Bleak jobs numbers only the beginning of the COVID-19 fallout

Man carrying box of work belongings

By Michael Horrigan

April 3, 2020

Today’s release of employment numbers for March indicated that the impacts of COVID-19 on the U.S. economy began even before state-issued lockdowns and business closures led to record-high claims for unemployment insurance. The employment report, which captured activity during the week of March 8 through March 14, showed an increase in the unemployment rate of 0.9 points, from 3.5 to 4.4 percent. Moreover, the number of jobs fell 701,000 over the month, the first decline since 2010.

While these numbers are bleak, they only reflect the beginning of the fallout. As I detail in a previously published piece on the Upjohn Institute website, the rise in unemployment rates and the declines in payrolls will be much larger in the report for April’s numbers released next month.

Why? The overall decline in payroll employment in March, at 701,000, is less than one-tenth of the initial claims for unemployment insurance over the past two weeks (nearly 10 million). The latter are the direct result of school and business closures by states, which generally began in the second half of March.

Even so, the dominance of food and drinking places (e.g., restaurants and bars) in the March decline of payroll employment (417,000 of the 701,000 decline) suggests that the earliest wave of closures—and anticipatory drops in hiring—affected this industry deeply. Within Michigan, for example, nearly one-third of unemployment insurance claims in the week ending March 21 were in food and drinking places.

But there’s also evidence that the impacts have already begun to spread to other sectors. In the week ending March 28, over one quarter of Michigan claims—more than 80,000—were in manufacturing, as layoffs increased in many suppliers to automakers. Even in the March report, covering activity two weeks earlier, job losses were still widespread across industries. Temporary help services—often a bellwether for economic downturns—saw employment drop by 50,000. Employment in retail trade overall fell by 46,000, but this was concentrated in non-essential goods, like clothing, furniture, and recreational materials; grocery stores and supercenters saw a slight increase in employment. Construction also fell, by 29,000, mostly in commercial and industrial properties, as businesses likely began to pull back on investment in these structures.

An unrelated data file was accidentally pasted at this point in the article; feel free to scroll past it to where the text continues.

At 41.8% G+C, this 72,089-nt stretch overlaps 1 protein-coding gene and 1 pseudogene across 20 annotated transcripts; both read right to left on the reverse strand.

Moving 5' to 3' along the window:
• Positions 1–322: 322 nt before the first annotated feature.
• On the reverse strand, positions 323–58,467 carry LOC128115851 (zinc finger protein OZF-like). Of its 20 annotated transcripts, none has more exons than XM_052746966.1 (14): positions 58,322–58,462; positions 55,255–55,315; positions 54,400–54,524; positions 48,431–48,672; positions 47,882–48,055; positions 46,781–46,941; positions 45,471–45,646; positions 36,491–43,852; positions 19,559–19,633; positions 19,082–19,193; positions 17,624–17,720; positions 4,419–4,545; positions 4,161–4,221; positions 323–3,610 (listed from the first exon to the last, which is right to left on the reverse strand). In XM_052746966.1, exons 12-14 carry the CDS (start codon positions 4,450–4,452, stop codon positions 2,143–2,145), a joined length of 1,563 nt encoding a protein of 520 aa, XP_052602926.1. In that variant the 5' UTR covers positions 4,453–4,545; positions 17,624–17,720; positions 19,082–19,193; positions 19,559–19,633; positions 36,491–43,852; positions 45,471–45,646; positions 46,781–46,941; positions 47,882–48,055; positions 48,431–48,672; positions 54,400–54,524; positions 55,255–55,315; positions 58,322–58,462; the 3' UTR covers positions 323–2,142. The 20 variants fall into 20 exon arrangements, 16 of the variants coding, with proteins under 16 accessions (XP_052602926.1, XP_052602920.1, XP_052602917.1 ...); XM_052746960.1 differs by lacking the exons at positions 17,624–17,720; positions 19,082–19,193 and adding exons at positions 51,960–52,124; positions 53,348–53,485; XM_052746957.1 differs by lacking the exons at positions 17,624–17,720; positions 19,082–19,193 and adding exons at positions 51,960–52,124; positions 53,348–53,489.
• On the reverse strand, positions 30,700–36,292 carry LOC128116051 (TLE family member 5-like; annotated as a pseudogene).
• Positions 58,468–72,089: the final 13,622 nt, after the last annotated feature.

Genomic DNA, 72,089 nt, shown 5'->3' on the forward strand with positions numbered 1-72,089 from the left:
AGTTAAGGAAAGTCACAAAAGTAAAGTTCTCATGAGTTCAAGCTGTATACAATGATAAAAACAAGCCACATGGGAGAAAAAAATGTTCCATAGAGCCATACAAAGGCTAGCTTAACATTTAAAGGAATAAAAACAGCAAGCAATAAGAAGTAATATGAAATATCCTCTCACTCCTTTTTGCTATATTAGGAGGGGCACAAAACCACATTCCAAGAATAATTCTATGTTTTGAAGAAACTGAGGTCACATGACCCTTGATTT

Even health care and social assistance—an industry normally quite robust to recessions—lost nearly 43,000 jobs. This may seem strange during a pandemic in which health care workers are on the front lines, but health care is big. While employment at hospitals did not change, it fell sharply in dentists’ and physicians’ offices, as routine care and outpatient elective procedures have also been affected by the shutdowns. Additionally, for the same reason, there were large losses in childcare, which falls under the social assistance umbrella.

The March report also provides some information that the headline numbers miss. In addition to the rise in unemployment, the number of people working part-time for economic reasons—primarily those who had their hours cut but still have a job—shot up by 1.4 million, or 32 percent. These worker may be able to take advantage of short-time compensation, or work-sharing, if their employers have signed up for the program. It would allow these workers to receive partial UI benefits while continuing to work for their employer.

There was also an increase in the number of people who were employed but absent from work. This group includes people away from work due to vacation or illness, but the increase was concentrated among “other reasons.” Some of this increase could be shift workers who had their hours reduced.  However, it may also include people who were in fact temporarily laid off and expect to be recalled, and thus should be counted as unemployed. This misclassification could imply the true unemployment rate was up to 1 percentage point higher—5.4 percent—while hours are being reduced even among those still employed.

So, what can we expect for next month? The current numbers indicate 7.1 million unemployed, up 1.4 million from February. If we add the 9.9 million in UI claims over the past two weeks, we’re at over 17 million unemployed, which translates to an unemployment rate of 10.5 percent. This is almost certainly a lower bound. While a few of the recently unemployed might find jobs with one of the companies still hiring, such as Amazon or Walmart, the numbers likely will be small. On the other hand, there will be more UI claims this week and next that will add to the ranks of the unemployed, and some of the misclassification issues in March will likely convert to unemployment by April. The unemployment rate could thus rise higher still, with job losses in the millions.

We are in uncharted territory. Despite the assistance brought by the CARES Act, more will likely be needed to help workers and businesses. The Upjohn Institute will continue to release policy responses to address economic needs brought by COVID-19, collected at the link below.